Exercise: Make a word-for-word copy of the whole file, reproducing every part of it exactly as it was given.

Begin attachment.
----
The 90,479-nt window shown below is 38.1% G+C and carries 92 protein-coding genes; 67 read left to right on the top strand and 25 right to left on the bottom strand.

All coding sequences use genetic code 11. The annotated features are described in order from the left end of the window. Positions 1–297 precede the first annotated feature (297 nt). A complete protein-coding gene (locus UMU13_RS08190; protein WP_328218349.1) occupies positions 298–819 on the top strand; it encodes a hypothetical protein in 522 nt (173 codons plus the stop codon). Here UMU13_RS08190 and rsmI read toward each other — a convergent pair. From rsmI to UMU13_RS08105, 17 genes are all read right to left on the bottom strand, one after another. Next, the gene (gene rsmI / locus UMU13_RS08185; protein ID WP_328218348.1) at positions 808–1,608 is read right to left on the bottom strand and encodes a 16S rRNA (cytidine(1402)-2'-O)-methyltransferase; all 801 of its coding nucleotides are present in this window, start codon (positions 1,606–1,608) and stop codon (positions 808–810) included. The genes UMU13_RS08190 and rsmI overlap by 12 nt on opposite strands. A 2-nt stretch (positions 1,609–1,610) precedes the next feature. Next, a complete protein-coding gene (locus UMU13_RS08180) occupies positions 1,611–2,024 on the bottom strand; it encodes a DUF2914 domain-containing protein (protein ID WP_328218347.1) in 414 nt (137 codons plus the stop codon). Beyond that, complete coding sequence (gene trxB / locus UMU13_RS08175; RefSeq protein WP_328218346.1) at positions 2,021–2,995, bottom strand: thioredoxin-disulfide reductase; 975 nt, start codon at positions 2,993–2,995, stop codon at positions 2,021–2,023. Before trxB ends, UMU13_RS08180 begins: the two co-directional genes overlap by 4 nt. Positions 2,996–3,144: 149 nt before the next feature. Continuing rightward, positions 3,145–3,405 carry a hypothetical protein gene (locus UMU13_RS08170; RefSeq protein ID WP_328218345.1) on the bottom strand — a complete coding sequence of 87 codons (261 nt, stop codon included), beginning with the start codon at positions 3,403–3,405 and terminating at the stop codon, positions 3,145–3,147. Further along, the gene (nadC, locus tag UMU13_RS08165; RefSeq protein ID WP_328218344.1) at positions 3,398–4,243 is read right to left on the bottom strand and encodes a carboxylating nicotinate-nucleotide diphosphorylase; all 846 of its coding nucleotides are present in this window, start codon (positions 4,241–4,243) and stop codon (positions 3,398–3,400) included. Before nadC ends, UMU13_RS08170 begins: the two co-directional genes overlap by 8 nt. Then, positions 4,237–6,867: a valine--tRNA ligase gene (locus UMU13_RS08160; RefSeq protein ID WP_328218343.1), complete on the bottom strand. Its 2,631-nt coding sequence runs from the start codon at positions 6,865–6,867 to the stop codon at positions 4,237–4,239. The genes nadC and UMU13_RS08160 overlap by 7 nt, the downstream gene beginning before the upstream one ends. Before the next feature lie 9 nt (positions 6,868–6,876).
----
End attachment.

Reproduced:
The 90,479-nt window shown below is 38.1% G+C and carries 92 protein-coding genes; 67 read left to right on the top strand and 25 right to left on the bottom strand.

All coding sequences use genetic code 11. The annotated features are described in order from the left end of the window. Positions 1–297 precede the first annotated feature (297 nt). A complete protein-coding gene (locus UMU13_RS08190; protein WP_328218349.1) occupies positions 298–819 on the top strand; it encodes a hypothetical protein in 522 nt (173 codons plus the stop codon). Here UMU13_RS08190 and rsmI read toward each other — a convergent pair. From rsmI to UMU13_RS08105, 17 genes are all read right to left on the bottom strand, one after another. Next, the gene (gene rsmI / locus UMU13_RS08185; protein ID WP_328218348.1) at positions 808–1,608 is read right to left on the bottom strand and encodes a 16S rRNA (cytidine(1402)-2'-O)-methyltransferase; all 801 of its coding nucleotides are present in this window, start codon (positions 1,606–1,608) and stop codon (positions 808–810) included. The genes UMU13_RS08190 and rsmI overlap by 12 nt on opposite strands. A 2-nt stretch (positions 1,609–1,610) precedes the next feature. Next, a complete protein-coding gene (locus UMU13_RS08180) occupies positions 1,611–2,024 on the bottom strand; it encodes a DUF2914 domain-containing protein (protein ID WP_328218347.1) in 414 nt (137 codons plus the stop codon). Beyond that, complete coding sequence (gene trxB / locus UMU13_RS08175; RefSeq protein WP_328218346.1) at positions 2,021–2,995, bottom strand: thioredoxin-disulfide reductase; 975 nt, start codon at positions 2,993–2,995, stop codon at positions 2,021–2,023. Before trxB ends, UMU13_RS08180 begins: the two co-directional genes overlap by 4 nt. Positions 2,996–3,144: 149 nt before the next feature. Continuing rightward, positions 3,145–3,405 carry a hypothetical protein gene (locus UMU13_RS08170; RefSeq protein ID WP_328218345.1) on the bottom strand — a complete coding sequence of 87 codons (261 nt, stop codon included), beginning with the start codon at positions 3,403–3,405 and terminating at the stop codon, positions 3,145–3,147. Further along, the gene (nadC, locus tag UMU13_RS08165; RefSeq protein ID WP_328218344.1) at positions 3,398–4,243 is read right to left on the bottom strand and encodes a carboxylating nicotinate-nucleotide diphosphorylase; all 846 of its coding nucleotides are present in this window, start codon (positions 4,241–4,243) and stop codon (positions 3,398–3,400) included. Before nadC ends, UMU13_RS08170 begins: the two co-directional genes overlap by 8 nt. Then, positions 4,237–6,867: a valine--tRNA ligase gene (locus UMU13_RS08160; RefSeq protein ID WP_328218343.1), complete on the bottom strand. Its 2,631-nt coding sequence runs from the start codon at positions 6,865–6,867 to the stop codon at positions 4,237–4,239. The genes nadC and UMU13_RS08160 overlap by 7 nt, the downstream gene beginning before the upstream one ends. Before the next feature lie 9 nt (positions 6,868–6,876).